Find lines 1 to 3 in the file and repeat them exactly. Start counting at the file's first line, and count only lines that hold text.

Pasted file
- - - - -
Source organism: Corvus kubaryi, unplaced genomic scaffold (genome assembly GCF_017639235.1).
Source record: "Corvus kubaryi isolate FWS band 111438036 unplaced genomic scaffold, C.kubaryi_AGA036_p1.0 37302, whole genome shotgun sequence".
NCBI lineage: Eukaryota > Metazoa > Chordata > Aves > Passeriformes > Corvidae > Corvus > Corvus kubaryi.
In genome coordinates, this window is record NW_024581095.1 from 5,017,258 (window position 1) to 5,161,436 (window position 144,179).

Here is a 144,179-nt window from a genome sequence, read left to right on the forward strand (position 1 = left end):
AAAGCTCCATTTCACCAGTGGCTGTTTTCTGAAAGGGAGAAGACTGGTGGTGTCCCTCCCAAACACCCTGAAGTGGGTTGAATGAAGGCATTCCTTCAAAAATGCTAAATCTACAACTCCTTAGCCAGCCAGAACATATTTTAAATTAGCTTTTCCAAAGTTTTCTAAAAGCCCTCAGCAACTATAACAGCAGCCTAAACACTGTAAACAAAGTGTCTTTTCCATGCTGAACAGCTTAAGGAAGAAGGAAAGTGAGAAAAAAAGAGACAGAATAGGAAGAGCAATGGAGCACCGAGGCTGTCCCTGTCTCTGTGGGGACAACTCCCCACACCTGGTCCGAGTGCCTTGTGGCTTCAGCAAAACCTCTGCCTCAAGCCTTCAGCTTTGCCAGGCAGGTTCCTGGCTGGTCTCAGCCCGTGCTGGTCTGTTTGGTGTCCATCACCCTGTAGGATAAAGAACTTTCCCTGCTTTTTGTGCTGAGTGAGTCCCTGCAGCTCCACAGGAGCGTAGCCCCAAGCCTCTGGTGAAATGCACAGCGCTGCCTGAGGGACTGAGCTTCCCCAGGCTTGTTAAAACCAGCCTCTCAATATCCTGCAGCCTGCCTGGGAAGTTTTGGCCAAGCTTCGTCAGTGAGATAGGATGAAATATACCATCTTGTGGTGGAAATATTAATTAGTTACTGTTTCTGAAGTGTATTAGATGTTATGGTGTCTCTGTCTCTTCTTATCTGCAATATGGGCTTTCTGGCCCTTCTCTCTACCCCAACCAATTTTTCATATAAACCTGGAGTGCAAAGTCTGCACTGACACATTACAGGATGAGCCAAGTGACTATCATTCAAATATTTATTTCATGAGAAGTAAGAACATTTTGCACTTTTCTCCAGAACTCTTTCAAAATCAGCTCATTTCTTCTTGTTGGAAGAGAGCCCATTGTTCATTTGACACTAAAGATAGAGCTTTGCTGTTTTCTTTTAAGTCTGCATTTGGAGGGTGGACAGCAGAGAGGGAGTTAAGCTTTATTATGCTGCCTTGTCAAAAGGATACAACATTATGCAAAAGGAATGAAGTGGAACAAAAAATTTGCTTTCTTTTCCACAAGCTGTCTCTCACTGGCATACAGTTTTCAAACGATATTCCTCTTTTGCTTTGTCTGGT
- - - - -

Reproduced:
Source organism: Corvus kubaryi, unplaced genomic scaffold (genome assembly GCF_017639235.1).
Source record: "Corvus kubaryi isolate FWS band 111438036 unplaced genomic scaffold, C.kubaryi_AGA036_p1.0 37302, whole genome shotgun sequence".
NCBI lineage: Eukaryota > Metazoa > Chordata > Aves > Passeriformes > Corvidae > Corvus > Corvus kubaryi.